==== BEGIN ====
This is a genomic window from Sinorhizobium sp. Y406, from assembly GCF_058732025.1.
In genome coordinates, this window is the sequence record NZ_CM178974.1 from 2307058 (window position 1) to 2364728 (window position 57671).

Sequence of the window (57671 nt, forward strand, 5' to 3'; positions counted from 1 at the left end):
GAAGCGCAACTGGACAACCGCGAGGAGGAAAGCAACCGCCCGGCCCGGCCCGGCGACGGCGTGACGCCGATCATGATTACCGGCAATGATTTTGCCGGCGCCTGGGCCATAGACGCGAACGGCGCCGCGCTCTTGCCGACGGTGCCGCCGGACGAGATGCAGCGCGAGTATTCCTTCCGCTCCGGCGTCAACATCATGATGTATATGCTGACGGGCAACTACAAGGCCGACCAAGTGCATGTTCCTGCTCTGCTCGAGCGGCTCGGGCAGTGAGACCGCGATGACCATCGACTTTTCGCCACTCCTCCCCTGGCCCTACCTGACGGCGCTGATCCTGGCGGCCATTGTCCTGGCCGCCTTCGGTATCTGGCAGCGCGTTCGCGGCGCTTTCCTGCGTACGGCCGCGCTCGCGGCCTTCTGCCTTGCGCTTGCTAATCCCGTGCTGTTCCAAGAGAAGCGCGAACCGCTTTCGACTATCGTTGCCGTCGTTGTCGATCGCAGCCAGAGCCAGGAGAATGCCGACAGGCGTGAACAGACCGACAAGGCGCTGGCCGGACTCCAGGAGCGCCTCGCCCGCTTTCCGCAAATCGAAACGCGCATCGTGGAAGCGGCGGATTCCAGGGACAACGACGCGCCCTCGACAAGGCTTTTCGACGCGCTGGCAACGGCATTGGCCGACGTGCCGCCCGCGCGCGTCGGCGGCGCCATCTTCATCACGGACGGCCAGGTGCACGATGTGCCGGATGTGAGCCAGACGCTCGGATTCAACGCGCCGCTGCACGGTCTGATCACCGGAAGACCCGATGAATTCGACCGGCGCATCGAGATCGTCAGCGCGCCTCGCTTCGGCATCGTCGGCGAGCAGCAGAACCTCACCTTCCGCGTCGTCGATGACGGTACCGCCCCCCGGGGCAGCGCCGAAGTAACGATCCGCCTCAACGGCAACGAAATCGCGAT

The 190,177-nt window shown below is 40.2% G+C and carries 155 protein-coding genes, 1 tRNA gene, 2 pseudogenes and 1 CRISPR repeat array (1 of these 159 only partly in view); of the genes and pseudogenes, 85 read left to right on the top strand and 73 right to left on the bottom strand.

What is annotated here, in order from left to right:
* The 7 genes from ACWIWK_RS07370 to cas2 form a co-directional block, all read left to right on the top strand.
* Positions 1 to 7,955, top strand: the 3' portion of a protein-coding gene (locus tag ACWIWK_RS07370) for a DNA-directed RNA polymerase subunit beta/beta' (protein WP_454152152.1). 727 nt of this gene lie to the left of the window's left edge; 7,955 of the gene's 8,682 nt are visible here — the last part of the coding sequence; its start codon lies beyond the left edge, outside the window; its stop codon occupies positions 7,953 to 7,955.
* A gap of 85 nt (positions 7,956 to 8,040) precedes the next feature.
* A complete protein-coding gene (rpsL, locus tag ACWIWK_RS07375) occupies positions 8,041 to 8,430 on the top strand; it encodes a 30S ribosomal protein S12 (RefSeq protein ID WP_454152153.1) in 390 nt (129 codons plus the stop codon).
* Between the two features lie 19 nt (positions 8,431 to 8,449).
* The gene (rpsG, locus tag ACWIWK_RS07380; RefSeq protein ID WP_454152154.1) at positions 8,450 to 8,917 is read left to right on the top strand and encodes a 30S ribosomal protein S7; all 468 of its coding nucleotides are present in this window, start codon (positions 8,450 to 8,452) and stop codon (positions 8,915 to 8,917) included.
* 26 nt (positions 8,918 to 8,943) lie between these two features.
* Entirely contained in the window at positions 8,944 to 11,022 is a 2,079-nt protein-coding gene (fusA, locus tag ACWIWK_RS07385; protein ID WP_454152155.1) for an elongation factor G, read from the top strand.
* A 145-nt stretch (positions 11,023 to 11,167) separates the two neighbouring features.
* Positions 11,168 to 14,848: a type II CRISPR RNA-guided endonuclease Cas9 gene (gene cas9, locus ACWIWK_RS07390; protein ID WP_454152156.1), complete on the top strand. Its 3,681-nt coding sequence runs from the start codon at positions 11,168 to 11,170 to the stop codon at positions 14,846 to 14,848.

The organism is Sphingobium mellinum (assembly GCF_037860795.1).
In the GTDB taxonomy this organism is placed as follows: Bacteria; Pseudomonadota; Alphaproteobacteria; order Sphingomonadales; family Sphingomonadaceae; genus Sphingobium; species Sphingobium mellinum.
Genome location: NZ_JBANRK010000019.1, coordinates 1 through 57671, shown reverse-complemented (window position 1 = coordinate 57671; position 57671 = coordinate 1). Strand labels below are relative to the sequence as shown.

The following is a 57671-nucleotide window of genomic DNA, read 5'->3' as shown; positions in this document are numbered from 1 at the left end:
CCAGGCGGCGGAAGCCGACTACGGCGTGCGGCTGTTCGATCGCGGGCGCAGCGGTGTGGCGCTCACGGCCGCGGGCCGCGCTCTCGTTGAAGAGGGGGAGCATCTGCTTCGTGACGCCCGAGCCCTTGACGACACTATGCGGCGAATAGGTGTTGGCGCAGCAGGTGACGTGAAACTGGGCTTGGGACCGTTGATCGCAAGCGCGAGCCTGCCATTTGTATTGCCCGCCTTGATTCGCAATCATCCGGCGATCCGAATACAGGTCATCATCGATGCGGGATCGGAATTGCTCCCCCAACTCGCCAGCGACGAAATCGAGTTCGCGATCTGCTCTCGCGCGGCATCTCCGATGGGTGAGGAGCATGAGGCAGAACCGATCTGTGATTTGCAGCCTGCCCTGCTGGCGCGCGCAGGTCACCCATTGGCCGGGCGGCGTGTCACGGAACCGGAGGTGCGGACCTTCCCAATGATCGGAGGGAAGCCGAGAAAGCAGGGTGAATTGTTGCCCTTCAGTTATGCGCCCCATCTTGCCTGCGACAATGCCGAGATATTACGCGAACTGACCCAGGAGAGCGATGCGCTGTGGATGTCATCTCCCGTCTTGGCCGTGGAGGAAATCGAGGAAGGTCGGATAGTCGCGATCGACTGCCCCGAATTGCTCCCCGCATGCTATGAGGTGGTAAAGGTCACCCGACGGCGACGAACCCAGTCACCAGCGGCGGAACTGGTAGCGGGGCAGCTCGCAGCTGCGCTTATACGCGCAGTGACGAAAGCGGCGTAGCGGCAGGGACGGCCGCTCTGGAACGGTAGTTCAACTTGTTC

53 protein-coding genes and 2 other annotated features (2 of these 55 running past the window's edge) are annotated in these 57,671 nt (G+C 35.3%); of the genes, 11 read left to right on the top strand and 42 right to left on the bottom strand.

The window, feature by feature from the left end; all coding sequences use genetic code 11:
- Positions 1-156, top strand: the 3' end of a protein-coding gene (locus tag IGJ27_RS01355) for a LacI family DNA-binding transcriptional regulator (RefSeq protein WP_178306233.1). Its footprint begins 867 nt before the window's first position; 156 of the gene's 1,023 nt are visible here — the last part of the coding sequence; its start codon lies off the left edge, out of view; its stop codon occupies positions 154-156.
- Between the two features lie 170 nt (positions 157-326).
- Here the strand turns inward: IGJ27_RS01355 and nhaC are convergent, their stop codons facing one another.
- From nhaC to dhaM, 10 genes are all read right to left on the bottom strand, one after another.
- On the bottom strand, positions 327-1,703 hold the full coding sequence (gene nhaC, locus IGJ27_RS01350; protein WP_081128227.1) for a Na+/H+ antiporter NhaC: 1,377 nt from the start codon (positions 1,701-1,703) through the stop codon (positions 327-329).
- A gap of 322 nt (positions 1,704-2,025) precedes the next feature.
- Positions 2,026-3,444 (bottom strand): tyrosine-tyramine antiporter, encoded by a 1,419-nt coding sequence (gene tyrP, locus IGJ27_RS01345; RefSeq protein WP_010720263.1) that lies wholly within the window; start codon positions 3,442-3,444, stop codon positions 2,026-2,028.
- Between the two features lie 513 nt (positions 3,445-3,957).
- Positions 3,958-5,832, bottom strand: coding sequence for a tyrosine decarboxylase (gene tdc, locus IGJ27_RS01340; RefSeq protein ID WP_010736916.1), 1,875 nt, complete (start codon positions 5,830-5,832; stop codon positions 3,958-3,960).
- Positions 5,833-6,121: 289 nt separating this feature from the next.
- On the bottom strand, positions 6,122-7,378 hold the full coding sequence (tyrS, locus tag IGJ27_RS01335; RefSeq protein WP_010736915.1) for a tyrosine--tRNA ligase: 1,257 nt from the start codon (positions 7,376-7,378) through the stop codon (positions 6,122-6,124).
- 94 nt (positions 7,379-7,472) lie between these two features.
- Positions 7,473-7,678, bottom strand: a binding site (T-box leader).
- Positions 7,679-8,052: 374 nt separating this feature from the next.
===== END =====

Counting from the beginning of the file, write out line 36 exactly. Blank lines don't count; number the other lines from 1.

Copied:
- Positions 7,473-7,678, bottom strand: a binding site (T-box leader).